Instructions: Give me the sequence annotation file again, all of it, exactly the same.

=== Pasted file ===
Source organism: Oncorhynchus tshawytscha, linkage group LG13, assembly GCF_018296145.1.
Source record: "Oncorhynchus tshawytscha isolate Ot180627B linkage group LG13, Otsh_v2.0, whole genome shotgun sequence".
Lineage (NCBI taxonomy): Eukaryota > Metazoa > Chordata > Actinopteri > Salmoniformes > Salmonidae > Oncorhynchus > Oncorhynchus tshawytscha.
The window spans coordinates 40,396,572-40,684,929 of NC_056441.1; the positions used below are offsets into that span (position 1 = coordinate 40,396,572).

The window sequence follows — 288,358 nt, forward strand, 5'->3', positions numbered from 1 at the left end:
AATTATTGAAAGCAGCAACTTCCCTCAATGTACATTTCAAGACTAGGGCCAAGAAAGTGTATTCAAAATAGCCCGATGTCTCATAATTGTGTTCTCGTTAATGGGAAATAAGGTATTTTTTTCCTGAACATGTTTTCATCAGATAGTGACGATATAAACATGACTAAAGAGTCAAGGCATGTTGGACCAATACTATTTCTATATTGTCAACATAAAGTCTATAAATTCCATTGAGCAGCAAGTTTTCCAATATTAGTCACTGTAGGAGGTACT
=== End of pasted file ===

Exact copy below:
Source organism: Oncorhynchus tshawytscha, linkage group LG13, assembly GCF_018296145.1.
Source record: "Oncorhynchus tshawytscha isolate Ot180627B linkage group LG13, Otsh_v2.0, whole genome shotgun sequence".
Lineage (NCBI taxonomy): Eukaryota > Metazoa > Chordata > Actinopteri > Salmoniformes > Salmonidae > Oncorhynchus > Oncorhynchus tshawytscha.
The window spans coordinates 40,396,572-40,684,929 of NC_056441.1; the positions used below are offsets into that span (position 1 = coordinate 40,396,572).

The window sequence follows — 288,358 nt, forward strand, 5'->3', positions numbered from 1 at the left end:
AATTATTGAAAGCAGCAACTTCCCTCAATGTACATTTCAAGACTAGGGCCAAGAAAGTGTATTCAAAATAGCCCGATGTCTCATAATTGTGTTCTCGTTAATGGGAAATAAGGTATTTTTTTCCTGAACATGTTTTCATCAGATAGTGACGATATAAACATGACTAAAGAGTCAAGGCATGTTGGACCAATACTATTTCTATATTGTCAACATAAAGTCTATAAATTCCATTGAGCAGCAAGTTTTCCAATATTAGTCACTGTAGGAGGTACT